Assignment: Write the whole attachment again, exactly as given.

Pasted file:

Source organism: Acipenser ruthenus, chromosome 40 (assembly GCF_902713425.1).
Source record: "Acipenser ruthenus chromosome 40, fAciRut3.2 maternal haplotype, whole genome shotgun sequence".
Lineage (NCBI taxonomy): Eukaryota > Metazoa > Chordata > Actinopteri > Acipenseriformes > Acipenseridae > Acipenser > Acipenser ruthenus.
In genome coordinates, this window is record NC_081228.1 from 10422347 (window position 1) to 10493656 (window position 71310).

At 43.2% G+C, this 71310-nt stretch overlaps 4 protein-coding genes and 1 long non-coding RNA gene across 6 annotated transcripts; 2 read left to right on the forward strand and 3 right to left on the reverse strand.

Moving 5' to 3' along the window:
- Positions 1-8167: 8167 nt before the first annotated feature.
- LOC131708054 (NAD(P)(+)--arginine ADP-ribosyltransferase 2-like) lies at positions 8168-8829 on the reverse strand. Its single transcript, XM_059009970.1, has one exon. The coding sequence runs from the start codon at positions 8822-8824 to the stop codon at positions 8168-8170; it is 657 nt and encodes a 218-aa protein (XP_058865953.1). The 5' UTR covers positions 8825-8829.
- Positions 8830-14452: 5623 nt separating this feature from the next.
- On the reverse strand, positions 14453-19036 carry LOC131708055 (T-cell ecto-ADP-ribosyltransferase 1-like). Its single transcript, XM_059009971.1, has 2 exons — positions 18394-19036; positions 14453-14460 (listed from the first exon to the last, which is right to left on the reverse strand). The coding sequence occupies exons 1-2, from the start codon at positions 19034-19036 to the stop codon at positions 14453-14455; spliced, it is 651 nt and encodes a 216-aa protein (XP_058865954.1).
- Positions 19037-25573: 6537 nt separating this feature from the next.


Source organism: Acipenser ruthenus, chromosome 40 (assembly GCF_902713425.1).
Source record: "Acipenser ruthenus chromosome 40, fAciRut3.2 maternal haplotype, whole genome shotgun sequence".
Lineage (NCBI taxonomy): Eukaryota > Metazoa > Chordata > Actinopteri > Acipenseriformes > Acipenseridae > Acipenser > Acipenser ruthenus.
In genome coordinates, this window is record NC_081228.1 from 10422347 (window position 1) to 10493656 (window position 71310).

At 43.2% G+C, this 71310-nt stretch overlaps 4 protein-coding genes and 1 long non-coding RNA gene across 6 annotated transcripts; 2 read left to right on the forward strand and 3 right to left on the reverse strand.

Moving 5' to 3' along the window:
- Positions 1-8167: 8167 nt before the first annotated feature.
- LOC131708054 (NAD(P)(+)--arginine ADP-ribosyltransferase 2-like) lies at positions 8168-8829 on the reverse strand. Its single transcript, XM_059009970.1, has one exon. The coding sequence runs from the start codon at positions 8822-8824 to the stop codon at positions 8168-8170; it is 657 nt and encodes a 218-aa protein (XP_058865953.1). The 5' UTR covers positions 8825-8829.
- Positions 8830-14452: 5623 nt separating this feature from the next.
- On the reverse strand, positions 14453-19036 carry LOC131708055 (T-cell ecto-ADP-ribosyltransferase 1-like). Its single transcript, XM_059009971.1, has 2 exons — positions 18394-19036; positions 14453-14460 (listed from the first exon to the last, which is right to left on the reverse strand). The coding sequence occupies exons 1-2, from the start codon at positions 19034-19036 to the stop codon at positions 14453-14455; spliced, it is 651 nt and encodes a 216-aa protein (XP_058865954.1).
- Positions 19037-25573: 6537 nt separating this feature from the next.